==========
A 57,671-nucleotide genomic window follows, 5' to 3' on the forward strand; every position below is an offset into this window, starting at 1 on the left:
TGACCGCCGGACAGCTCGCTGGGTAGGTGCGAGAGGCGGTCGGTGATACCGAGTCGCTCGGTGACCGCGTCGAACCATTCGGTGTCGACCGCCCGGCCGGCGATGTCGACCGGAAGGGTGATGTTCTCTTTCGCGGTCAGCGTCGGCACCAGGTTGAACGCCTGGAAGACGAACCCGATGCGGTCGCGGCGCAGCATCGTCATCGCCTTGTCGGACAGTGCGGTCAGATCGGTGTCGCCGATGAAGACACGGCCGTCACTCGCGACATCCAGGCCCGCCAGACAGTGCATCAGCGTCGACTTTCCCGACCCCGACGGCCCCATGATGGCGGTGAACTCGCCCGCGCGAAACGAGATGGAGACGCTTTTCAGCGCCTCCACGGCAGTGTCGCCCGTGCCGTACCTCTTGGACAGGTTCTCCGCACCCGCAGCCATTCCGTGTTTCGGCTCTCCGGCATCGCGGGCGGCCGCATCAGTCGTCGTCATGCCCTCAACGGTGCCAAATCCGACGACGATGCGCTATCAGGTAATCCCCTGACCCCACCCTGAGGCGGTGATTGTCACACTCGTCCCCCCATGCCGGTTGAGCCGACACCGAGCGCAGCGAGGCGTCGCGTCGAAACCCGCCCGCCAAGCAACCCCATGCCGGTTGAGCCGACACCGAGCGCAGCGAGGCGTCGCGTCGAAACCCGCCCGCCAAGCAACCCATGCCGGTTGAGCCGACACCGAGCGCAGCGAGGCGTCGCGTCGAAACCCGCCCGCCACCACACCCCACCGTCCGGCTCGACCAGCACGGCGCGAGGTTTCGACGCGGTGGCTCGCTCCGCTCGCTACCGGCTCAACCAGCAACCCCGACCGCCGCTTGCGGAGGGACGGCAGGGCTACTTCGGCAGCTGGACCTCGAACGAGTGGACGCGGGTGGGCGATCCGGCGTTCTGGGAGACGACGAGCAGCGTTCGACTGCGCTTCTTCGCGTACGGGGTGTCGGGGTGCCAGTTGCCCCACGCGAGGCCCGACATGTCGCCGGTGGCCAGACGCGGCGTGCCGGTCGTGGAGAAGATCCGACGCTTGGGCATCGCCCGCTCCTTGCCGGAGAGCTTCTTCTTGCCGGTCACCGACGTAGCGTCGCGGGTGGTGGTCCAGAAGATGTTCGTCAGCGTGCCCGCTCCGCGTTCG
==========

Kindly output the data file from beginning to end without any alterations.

A 57,671-nucleotide genomic window follows, 5' to 3' on the forward strand; every position below is an offset into this window, starting at 1 on the left:
TGACCGCCGGACAGCTCGCTGGGTAGGTGCGAGAGGCGGTCGGTGATACCGAGTCGCTCGGTGACCGCGTCGAACCATTCGGTGTCGACCGCCCGGCCGGCGATGTCGACCGGAAGGGTGATGTTCTCTTTCGCGGTCAGCGTCGGCACCAGGTTGAACGCCTGGAAGACGAACCCGATGCGGTCGCGGCGCAGCATCGTCATCGCCTTGTCGGACAGTGCGGTCAGATCGGTGTCGCCGATGAAGACACGGCCGTCACTCGCGACATCCAGGCCCGCCAGACAGTGCATCAGCGTCGACTTTCCCGACCCCGACGGCCCCATGATGGCGGTGAACTCGCCCGCGCGAAACGAGATGGAGACGCTTTTCAGCGCCTCCACGGCAGTGTCGCCCGTGCCGTACCTCTTGGACAGGTTCTCCGCACCCGCAGCCATTCCGTGTTTCGGCTCTCCGGCATCGCGGGCGGCCGCATCAGTCGTCGTCATGCCCTCAACGGTGCCAAATCCGACGACGATGCGCTATCAGGTAATCCCCTGACCCCACCCTGAGGCGGTGATTGTCACACTCGTCCCCCCATGCCGGTTGAGCCGACACCGAGCGCAGCGAGGCGTCGCGTCGAAACCCGCCCGCCAAGCAACCCCATGCCGGTTGAGCCGACACCGAGCGCAGCGAGGCGTCGCGTCGAAACCCGCCCGCCAAGCAACCCATGCCGGTTGAGCCGACACCGAGCGCAGCGAGGCGTCGCGTCGAAACCCGCCCGCCACCACACCCCACCGTCCGGCTCGACCAGCACGGCGCGAGGTTTCGACGCGGTGGCTCGCTCCGCTCGCTACCGGCTCAACCAGCAACCCCGACCGCCGCTTGCGGAGGGACGGCAGGGCTACTTCGGCAGCTGGACCTCGAACGAGTGGACGCGGGTGGGCGATCCGGCGTTCTGGGAGACGACGAGCAGCGTTCGACTGCGCTTCTTCGCGTACGGGGTGTCGGGGTGCCAGTTGCCCCACGCGAGGCCCGACATGTCGCCGGTGGCCAGACGCGGCGTGCCGGTCGTGGAGAAGATCCGACGCTTGGGCATCGCCCGCTCCTTGCCGGAGAGCTTCTTCTTGCCGGTCACCGACGTAGCGTCGCGGGTGGTGGTCCAGAAGATGTTCGTCAGCGTGCCCGCTCCGCGTTCG